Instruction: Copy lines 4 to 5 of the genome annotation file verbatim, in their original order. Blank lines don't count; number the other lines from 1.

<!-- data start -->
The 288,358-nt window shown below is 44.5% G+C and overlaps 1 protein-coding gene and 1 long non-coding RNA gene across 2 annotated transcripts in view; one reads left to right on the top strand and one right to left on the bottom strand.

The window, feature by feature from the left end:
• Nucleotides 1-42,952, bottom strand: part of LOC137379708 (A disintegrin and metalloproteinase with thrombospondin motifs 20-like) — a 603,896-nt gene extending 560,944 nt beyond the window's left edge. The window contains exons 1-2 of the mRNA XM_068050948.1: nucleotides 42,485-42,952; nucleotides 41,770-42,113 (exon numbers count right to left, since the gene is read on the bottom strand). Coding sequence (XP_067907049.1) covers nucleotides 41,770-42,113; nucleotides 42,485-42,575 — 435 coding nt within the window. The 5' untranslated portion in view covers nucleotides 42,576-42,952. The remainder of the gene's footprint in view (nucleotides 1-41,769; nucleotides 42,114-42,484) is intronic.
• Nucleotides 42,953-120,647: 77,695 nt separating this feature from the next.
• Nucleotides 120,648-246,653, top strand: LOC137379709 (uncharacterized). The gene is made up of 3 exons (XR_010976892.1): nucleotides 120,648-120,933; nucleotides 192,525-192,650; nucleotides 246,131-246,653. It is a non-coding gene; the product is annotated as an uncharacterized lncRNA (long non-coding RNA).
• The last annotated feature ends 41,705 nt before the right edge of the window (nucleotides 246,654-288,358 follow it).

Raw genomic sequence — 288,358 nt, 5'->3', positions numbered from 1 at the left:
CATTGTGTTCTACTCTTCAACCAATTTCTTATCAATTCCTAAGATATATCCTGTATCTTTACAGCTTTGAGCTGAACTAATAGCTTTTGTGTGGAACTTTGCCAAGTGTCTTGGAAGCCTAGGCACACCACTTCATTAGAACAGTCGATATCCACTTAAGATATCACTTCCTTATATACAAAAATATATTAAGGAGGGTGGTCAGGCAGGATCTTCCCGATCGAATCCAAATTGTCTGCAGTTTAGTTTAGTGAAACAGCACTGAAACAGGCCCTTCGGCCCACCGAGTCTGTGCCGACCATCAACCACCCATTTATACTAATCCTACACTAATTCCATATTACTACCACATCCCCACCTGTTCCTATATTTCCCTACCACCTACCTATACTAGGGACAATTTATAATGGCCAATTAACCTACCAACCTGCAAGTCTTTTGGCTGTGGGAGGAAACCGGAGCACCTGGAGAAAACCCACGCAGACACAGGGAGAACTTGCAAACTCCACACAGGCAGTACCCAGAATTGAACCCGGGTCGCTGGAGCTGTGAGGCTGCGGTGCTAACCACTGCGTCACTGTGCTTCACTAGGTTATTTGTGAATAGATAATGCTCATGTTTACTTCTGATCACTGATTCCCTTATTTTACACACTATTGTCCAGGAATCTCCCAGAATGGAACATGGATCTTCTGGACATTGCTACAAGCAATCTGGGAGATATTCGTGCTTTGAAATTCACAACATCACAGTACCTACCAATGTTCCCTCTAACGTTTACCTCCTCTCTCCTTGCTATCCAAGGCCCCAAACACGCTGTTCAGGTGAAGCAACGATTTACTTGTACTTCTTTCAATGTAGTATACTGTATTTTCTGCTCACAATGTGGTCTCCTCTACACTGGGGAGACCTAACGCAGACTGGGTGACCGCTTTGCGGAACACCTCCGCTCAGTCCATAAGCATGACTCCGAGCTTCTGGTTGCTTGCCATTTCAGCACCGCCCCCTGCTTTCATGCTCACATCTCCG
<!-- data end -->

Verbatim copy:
• Nucleotides 42,953-120,647: 77,695 nt separating this feature from the next.
• Nucleotides 120,648-246,653, top strand: LOC137379709 (uncharacterized). The gene is made up of 3 exons (XR_010976892.1): nucleotides 120,648-120,933; nucleotides 192,525-192,650; nucleotides 246,131-246,653. It is a non-coding gene; the product is annotated as an uncharacterized lncRNA (long non-coding RNA).